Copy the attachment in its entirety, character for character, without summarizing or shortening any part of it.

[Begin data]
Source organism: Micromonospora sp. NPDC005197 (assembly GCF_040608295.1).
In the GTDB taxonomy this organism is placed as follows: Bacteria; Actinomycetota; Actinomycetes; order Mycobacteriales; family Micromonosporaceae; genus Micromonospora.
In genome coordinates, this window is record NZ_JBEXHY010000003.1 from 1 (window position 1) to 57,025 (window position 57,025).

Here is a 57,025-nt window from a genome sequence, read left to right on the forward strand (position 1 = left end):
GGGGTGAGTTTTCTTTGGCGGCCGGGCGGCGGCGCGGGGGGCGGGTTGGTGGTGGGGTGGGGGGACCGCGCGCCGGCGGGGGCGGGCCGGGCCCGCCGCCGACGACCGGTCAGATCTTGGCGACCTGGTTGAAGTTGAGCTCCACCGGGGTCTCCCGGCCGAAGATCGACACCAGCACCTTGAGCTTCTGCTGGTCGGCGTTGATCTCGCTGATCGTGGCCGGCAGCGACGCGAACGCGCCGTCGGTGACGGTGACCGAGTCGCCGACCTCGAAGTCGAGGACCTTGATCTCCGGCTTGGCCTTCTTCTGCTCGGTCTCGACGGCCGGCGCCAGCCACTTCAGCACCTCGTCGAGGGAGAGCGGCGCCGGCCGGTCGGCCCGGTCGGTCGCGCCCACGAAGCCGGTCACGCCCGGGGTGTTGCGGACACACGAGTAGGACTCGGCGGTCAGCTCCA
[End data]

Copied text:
Source organism: Micromonospora sp. NPDC005197 (assembly GCF_040608295.1).
In the GTDB taxonomy this organism is placed as follows: Bacteria; Actinomycetota; Actinomycetes; order Mycobacteriales; family Micromonosporaceae; genus Micromonospora.
In genome coordinates, this window is record NZ_JBEXHY010000003.1 from 1 (window position 1) to 57,025 (window position 57,025).

Here is a 57,025-nt window from a genome sequence, read left to right on the forward strand (position 1 = left end):
GGGGTGAGTTTTCTTTGGCGGCCGGGCGGCGGCGCGGGGGGCGGGTTGGTGGTGGGGTGGGGGGACCGCGCGCCGGCGGGGGCGGGCCGGGCCCGCCGCCGACGACCGGTCAGATCTTGGCGACCTGGTTGAAGTTGAGCTCCACCGGGGTCTCCCGGCCGAAGATCGACACCAGCACCTTGAGCTTCTGCTGGTCGGCGTTGATCTCGCTGATCGTGGCCGGCAGCGACGCGAACGCGCCGTCGGTGACGGTGACCGAGTCGCCGACCTCGAAGTCGAGGACCTTGATCTCCGGCTTGGCCTTCTTCTGCTCGGTCTCGACGGCCGGCGCCAGCCACTTCAGCACCTCGTCGAGGGAGAGCGGCGCCGGCCGGTCGGCCCGGTCGGTCGCGCCCACGAAGCCGGTCACGCCCGGGGTGTTGCGGACACACGAGTAGGACTCGGCGGTCAGCTCCA